The conditions at the first Swedish and mainland European Campylium longicuspis locality are described and compared with the few so far reported finds of this species. The species appears to prefer chiefly calcium-rich wetland habitats. Campylium longicuspis is mainly Arctic, and a map of its known distribution is presented.
The occurrence of predominantly Arctic or even high-Arctic moss species in the northern portion of the Scandinavian mountain range has for a long time been of great interest to Scandinavian bryologists (Mårtensson 1956). Examples of such species include Funaria arctica (Berggr.) Kindb. (Rumsey 1990), Psilopilum cavifolium (Wilson) I.Hagen (Long 1985, Lübenau and Lübenau 1971), Rhizomnium andrewsianum (Steere) T.J.Kop. (Engelmark 1974), and Timmia sibirica Lindb. & Arnell (Carlsson 2003). The occurrences of this kind of species add to the bryological temptations offered by the Scandes, but nowadays these species are also of great interest for another reason. The ongoing gradual climate change will most likely affect these species, which presumably depend on relatively cold conditions, relatively soon. It is therefore important both to find localities of such species, while the species still grow there, and to keep track of their future destiny.
During the summer of 2007 CJ carried out an investigation in the alpine region of the Swedish mountain range to improve our knowledge about the habitat “Pioneer formations of Caricion bicoloris-atrofuscae”, a habitat protected by the EU habitats directive (EEC 1992). In a small, 0.25 m2, field plot on Mt Pältsa in the northernmost portion of Sweden a few scattered, unbranched moss shoots were noticed. One shoot that was collected, and later identified by LH, turned out to belong to Campylium longicuspis (Lindb. & Arnell) Hedenäs (Hedenäs 1989). This species reminds a bit about C. laxifolium Engelmark & Hedenäs, but has longer (2.1–4.6 versus 1.8–2.4 mm) and more strongly concave stem leaves. The leaves are more narrowly ovate in their basal portion and have frequently got a short differentiated acumen, constituting 18–33% of the leaf length. During a second visit to the locality in 2011 by N. Lönnell and T. Hallingbäck the species was again found.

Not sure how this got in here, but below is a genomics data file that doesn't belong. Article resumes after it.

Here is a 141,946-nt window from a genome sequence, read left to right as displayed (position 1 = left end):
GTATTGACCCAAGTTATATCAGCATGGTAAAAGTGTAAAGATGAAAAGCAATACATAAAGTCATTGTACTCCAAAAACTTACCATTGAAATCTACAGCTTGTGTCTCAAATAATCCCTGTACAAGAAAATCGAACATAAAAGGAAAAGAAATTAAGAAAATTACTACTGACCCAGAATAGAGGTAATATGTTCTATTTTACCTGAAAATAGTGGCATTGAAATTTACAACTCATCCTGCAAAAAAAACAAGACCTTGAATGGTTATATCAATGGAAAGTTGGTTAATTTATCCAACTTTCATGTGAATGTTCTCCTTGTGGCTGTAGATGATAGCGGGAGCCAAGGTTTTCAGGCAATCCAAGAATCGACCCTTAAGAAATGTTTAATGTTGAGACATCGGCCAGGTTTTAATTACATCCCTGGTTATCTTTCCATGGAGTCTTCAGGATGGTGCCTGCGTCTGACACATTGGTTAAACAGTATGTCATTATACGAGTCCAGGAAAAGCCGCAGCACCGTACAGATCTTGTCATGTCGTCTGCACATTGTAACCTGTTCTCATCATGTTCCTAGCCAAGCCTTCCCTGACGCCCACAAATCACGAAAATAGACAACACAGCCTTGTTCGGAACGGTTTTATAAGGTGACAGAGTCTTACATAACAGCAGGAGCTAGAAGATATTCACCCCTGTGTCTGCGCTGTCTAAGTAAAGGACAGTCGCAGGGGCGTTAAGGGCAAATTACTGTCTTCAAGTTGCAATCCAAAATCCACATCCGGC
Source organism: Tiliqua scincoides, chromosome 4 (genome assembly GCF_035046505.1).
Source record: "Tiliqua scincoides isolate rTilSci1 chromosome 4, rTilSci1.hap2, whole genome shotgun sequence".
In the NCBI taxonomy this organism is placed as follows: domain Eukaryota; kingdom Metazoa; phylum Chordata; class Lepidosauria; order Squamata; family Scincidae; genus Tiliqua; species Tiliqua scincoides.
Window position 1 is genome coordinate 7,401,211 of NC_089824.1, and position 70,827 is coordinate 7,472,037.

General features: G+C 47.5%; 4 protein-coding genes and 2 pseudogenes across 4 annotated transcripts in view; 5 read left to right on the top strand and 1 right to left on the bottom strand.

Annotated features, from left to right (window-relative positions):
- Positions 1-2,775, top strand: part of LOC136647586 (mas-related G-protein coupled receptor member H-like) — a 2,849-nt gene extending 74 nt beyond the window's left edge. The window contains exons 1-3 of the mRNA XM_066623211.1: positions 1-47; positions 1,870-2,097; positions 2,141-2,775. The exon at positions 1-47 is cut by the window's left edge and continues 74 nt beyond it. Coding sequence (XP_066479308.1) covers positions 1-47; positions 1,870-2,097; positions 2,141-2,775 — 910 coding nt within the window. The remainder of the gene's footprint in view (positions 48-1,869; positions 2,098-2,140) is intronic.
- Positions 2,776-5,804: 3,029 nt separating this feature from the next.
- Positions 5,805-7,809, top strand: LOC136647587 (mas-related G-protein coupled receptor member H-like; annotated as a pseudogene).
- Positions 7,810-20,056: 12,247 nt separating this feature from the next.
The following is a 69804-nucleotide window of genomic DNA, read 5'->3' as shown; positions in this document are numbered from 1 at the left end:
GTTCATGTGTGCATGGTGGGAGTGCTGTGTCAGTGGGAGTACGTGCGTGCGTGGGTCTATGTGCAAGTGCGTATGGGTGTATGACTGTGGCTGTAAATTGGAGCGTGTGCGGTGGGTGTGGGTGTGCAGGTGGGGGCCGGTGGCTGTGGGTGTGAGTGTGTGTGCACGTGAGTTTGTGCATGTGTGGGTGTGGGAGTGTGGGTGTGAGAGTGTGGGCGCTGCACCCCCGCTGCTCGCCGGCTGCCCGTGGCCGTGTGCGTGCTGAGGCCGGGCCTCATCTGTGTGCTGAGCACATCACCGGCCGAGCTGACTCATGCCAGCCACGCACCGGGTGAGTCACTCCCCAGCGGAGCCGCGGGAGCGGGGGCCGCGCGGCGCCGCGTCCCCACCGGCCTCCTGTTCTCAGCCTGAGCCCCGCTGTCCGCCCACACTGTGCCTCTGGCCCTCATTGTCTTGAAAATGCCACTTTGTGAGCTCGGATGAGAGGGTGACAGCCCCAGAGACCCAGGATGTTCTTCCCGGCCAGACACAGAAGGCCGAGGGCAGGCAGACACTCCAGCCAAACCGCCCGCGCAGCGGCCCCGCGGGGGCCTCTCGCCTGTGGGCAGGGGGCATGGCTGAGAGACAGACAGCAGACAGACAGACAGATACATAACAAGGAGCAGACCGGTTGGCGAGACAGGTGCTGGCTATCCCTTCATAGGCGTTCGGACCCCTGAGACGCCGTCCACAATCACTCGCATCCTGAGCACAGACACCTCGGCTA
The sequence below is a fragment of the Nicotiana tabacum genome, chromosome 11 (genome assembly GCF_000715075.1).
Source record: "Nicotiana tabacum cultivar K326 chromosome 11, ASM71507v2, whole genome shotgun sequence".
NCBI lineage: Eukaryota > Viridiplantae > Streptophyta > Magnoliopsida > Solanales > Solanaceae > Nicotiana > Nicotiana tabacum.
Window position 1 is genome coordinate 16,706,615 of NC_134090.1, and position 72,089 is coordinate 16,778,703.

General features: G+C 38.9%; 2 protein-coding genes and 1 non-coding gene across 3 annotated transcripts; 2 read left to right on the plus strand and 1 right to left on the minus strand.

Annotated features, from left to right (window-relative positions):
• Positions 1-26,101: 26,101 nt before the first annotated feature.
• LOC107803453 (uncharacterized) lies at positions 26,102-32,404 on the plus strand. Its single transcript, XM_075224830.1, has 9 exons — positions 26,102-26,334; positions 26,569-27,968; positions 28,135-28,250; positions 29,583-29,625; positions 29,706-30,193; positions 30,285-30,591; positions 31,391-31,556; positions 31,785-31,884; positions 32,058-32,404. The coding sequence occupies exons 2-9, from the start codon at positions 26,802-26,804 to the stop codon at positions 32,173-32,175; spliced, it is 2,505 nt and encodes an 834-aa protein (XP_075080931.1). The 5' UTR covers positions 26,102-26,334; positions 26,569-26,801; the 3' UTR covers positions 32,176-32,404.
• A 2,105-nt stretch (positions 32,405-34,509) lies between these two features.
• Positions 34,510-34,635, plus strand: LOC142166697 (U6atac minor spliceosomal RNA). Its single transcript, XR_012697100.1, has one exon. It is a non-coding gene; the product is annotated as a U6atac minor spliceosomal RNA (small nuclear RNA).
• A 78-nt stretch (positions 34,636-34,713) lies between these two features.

Globally, Campylium longicuspis was overlooked for a long time, but its distribution is now known to include large portions of the Arctic, with outliers in the Altai Mountains (Fig. 1). The present find is the first from the European mainland. In addition, C. longicuspis was reported from both Serbia and Montenegro (Sabovljevic et al. 2004). However, this is likely due to a mistake in interpreting the synonymy of C. longicuspis and C. protensum (Brid.) Kindb. (Martinčič 2009), and in addition it seems very unlikely that the Arctic C. longicuspis should occur in the Balkan area.
In the literature, C. longcuspis was reported both together with species of calcium-rich wetlands, such as Drepanocladus trifarius (F.Weber & D.Mohr) Paris, D. turgescens (T.Jensen) Broth., and Tomentypnum nitens (Hedw.) Loeske (Arnell, H. W. 1913, Arnell, S. and Mårtensson 1959, Lindberg and Arnell 1890) and in one case together with Blepharostoma trichophyllum (L.) Dumort., Scapania simmonsii Bryhn & Kaal., and Ceratodon (Arnell, H. W. 1913). Since the habitat of C. longicuspis is still rather poorly known (Hedenäs 2003), some observations from its newly found north Swedish site follow (Fig. 2). The site is located in a gentle slope, heading towards SW in a mountain pass. The vegetation is sparse with no trees or shrubs. The habitat of the species consists of very thin soil, most likely calcareous, often with trickling water or spring influence from the slopes nearby. Within the 0.25-m2 field plot with C. longicuspis, the following bryophytes were recorded: Aneura pinguis (L.) Dumort., Blepharostoma trichophyllum, Blindia acuta (Hedw.) Bruch & Schimp., Bryum sp., Campylium stellatum (Hedw.) C.E.O.Jensen, Cephalozia sp., Hylocomium splendens (Hedw.) Schimp., and Scorpidium cossonii (Schimp.) Hedenäs. In the same plot, 18 species of vascular plants were recorded, of which Bistorta vivipara (L.) Gray, Carex bicolor All., Saxifraga aizoides L., S. oppositifolia L., Saussurea alpina (L.) DC., Silene acaulis (L.) Jacq., and Thalictrum alpinum L. were most common. Of the other ones, Carex capillaris L., C. fuliginosa Schkuhr, Juncus biglumis L., Salix reticulata L., and Tofieldia pusilla (Michx.) Pers. can be mentioned.
Cited specimen: Sweden: Torne Lappmark, Karesuando, Mt Pältsa, plot 1 (WP 669), 69°00′28.7″N, 20°23′68.6″E (WGS-84), 1090 m a.s.l., thin soil with trickling water, most likely calcareous and sometimes with spring influence, leg. C. Jacobson, 10 August 2007, det. L. Hedenäs (S; reg. No. B183239).